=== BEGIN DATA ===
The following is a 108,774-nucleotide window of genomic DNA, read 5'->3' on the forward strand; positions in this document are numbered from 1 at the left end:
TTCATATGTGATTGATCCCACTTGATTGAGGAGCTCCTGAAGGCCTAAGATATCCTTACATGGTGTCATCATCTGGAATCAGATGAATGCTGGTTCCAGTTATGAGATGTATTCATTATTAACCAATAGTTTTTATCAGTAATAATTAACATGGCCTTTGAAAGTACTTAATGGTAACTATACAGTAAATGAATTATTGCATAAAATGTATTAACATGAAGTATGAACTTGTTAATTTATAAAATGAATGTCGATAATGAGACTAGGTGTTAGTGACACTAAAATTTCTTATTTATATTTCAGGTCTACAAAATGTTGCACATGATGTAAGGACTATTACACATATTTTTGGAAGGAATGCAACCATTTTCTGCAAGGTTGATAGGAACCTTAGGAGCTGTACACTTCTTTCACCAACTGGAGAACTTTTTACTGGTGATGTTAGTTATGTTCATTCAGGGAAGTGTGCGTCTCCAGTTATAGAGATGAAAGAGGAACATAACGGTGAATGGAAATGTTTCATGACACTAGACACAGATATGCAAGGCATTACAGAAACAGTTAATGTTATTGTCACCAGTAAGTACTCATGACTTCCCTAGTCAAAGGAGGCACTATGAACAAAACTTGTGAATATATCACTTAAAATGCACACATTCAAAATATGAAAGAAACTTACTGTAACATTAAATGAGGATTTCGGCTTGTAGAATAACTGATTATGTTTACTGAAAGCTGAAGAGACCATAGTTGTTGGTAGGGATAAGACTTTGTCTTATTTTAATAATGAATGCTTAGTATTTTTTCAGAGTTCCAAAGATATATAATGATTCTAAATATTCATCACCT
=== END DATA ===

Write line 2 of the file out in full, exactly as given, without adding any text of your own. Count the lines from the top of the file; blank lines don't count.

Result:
TTCATATGTGATTGATCCCACTTGATTGAGGAGCTCCTGAAGGCCTAAGATATCCTTACATGGTGTCATCATCTGGAATCAGATGAATGCTGGTTCCAGTTATGAGATGTATTCATTATTAACCAATAGTTTTTATCAGTAATAATTAACATGGCCTTTGAAAGTACTTAATGGTAACTATACAGTAAATGAATTATTGCATAAAATGTATTAACATGAAGTATGAACTTGTTAATTTATAAAATGAATGTCGATAATGAGACTAGGTGTTAGTGACACTAAAATTTCTTATTTATATTTCAGGTCTACAAAATGTTGCACATGATGTAAGGACTATTACACATATTTTTGGAAGGAATGCAACCATTTTCTGCAAGGTTGATAGGAACCTTAGGAGCTGTACACTTCTTTCACCAACTGGAGAACTTTTTACTGGTGATGTTAGTTATGTTCATTCAGGGAAGTGTGCGTCTCCAGTTATAGAGATGAAAGAGGAACATAACGGTGAATGGAAATGTTTCATGACACTAGACACAGATATGCAAGGCATTACAGAAACAGTTAATGTTATTGTCACCAGTAAGTACTCATGACTTCCCTAGTCAAAGGAGGCACTATGAACAAAACTTGTGAATATATCACTTAAAATGCACACATTCAAAATATGAAAGAAACTTACTGTAACATTAAATGAGGATTTCGGCTTGTAGAATAACTGATTATGTTTACTGAAAGCTGAAGAGACCATAGTTGTTGGTAGGGATAAGACTTTGTCTTATTTTAATAATGAATGCTTAGTATTTTTTCAGAGTTCCAAAGATATATAATGATTCTAAATATTCATCACCT